Israel's move to add two ancient tombs in the West Bank to its list of national heritage sites is a "threat to peace," Egyptian Foreign Minister Ahmed Abul-Gheit said Tuesday.

Israel's decision last week to add the Tomb of the Patriarchs, in the West Bank city of Hebron, and the Tomb of Rachel, in the West Bank city of Bethlehem, has met with a storm of regional protests.

"Egypt and Turkey do not recognize any Israeli actions in the tomb of Abraham or the al-Aqsa mosque," Abul-Gheit said in a joint press conference with his Turkish counterpart, Ahmet Davutoglu, in Cairo.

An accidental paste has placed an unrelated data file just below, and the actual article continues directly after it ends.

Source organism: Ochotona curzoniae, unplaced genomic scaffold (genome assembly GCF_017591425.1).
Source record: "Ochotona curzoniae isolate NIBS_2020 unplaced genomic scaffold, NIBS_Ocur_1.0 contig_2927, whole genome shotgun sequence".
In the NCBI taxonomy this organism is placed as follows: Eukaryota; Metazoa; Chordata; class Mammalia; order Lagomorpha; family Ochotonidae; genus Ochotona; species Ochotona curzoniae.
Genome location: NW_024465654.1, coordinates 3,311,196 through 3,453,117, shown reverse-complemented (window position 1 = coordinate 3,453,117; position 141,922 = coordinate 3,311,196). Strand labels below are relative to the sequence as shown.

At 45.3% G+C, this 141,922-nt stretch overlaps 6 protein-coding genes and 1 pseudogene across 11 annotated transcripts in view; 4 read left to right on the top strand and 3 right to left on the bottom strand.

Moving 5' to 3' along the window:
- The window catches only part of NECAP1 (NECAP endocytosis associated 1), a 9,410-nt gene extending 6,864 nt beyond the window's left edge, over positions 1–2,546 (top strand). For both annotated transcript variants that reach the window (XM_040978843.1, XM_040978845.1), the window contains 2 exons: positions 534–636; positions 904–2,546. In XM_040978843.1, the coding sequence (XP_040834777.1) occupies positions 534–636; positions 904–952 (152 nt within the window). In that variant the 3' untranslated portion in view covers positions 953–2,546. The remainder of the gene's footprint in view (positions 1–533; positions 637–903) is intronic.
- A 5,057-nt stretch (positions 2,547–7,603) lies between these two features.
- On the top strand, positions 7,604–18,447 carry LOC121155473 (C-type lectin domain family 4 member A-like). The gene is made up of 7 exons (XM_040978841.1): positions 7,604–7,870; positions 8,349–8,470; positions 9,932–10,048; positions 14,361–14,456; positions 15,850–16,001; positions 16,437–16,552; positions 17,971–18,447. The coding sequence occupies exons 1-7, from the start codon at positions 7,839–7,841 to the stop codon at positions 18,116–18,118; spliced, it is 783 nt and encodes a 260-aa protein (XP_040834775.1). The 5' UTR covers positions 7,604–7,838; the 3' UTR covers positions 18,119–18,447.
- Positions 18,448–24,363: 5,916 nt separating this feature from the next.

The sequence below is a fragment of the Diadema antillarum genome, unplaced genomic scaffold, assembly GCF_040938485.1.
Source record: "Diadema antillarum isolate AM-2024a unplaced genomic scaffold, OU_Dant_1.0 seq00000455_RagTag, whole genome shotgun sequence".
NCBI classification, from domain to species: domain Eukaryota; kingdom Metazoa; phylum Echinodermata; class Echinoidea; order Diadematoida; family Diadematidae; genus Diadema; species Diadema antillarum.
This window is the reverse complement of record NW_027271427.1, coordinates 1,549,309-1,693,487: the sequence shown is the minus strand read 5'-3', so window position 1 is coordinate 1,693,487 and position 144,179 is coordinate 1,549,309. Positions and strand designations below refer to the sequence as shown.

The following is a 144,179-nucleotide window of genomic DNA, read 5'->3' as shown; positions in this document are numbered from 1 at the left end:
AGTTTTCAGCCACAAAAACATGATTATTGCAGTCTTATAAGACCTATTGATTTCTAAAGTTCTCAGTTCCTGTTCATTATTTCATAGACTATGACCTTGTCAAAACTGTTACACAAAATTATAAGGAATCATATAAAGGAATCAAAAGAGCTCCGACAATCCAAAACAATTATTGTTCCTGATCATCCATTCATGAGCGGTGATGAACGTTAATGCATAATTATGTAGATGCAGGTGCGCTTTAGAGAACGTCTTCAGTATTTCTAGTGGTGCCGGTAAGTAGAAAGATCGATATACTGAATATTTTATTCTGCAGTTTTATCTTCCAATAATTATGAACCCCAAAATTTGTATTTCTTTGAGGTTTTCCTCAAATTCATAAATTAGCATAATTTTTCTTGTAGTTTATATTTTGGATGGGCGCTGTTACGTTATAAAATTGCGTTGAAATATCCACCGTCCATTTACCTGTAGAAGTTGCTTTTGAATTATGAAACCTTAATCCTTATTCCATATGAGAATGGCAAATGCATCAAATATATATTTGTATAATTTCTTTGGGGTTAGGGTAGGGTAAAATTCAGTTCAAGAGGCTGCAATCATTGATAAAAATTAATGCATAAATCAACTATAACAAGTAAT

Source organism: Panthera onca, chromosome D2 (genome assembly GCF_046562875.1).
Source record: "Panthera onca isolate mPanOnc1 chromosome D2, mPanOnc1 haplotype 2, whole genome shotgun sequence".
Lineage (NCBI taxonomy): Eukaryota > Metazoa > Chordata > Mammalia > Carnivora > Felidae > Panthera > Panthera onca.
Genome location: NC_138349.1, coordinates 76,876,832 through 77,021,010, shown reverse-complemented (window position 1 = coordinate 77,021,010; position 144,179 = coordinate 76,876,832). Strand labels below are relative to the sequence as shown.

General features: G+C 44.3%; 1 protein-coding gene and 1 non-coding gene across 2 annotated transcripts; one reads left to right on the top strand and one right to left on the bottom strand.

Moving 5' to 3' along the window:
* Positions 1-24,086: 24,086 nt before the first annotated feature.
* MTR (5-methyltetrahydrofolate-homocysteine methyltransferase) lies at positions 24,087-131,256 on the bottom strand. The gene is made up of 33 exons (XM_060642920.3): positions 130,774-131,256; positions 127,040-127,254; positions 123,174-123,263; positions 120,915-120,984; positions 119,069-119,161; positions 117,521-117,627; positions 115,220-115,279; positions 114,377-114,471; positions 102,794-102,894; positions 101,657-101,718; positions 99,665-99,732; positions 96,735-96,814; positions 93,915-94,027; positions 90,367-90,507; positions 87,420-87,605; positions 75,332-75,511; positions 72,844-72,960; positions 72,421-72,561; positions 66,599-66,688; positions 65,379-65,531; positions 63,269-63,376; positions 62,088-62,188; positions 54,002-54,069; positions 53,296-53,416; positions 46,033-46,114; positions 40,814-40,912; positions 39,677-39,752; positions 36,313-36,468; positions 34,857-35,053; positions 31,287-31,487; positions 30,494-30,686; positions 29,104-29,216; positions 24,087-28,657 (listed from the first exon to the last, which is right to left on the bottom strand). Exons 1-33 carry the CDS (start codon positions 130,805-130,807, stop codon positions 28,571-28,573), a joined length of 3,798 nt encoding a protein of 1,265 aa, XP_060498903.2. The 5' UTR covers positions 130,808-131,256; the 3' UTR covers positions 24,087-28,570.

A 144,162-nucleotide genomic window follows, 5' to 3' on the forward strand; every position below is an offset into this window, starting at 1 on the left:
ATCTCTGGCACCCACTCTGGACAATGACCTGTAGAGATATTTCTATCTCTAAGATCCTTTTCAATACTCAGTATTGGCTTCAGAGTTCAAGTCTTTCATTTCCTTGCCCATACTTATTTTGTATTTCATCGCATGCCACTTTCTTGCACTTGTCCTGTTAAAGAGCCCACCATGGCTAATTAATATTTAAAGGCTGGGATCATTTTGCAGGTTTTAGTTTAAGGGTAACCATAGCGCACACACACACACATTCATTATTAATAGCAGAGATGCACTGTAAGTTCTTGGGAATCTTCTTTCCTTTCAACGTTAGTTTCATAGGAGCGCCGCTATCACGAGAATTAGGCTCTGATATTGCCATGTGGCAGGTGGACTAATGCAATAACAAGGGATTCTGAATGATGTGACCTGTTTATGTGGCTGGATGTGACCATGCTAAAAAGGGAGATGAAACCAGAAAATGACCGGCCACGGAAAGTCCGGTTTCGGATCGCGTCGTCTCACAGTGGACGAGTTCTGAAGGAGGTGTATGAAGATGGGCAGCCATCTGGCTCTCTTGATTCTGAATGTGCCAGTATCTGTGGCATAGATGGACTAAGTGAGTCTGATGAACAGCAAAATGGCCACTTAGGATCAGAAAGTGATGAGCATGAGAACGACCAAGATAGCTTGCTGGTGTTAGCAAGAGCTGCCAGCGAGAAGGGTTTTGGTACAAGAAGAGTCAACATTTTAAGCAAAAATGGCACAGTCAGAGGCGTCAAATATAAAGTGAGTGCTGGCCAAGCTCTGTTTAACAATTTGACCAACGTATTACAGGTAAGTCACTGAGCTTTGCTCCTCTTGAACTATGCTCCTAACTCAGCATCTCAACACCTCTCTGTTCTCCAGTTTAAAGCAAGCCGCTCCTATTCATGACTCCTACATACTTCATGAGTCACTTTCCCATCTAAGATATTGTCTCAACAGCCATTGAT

"Israeli actions in Jerusalem, and its adding of the Haram al- Ibrahimi to the Israeli heritage list are a threat to peace," he said.

Tradition has it that the patriarch Abraham, revered by Muslims, Jews and Christians alike, is buried at the site in Hebron. A mosque stands at the site, known in Arabic as the Haram al-Ibrahimi.

Muslims know the site reputed to be the burial site of Rachel, wife of the biblical patriarch Jacob, as the Bilal mosque.

Davutoglu said that his country would follow the issue of the holy sites in the West Bank closely, out of a concern for maintaining peace in the Middle East.

Earlier on Tuesday, Davutoglu had met with Egyptian President Hosny Mubarak in the Red Sea resort of Sharm el-Sheikh.

Egypt and Turkey are the largest of the countries in the region that have diplomatic ties with Israel,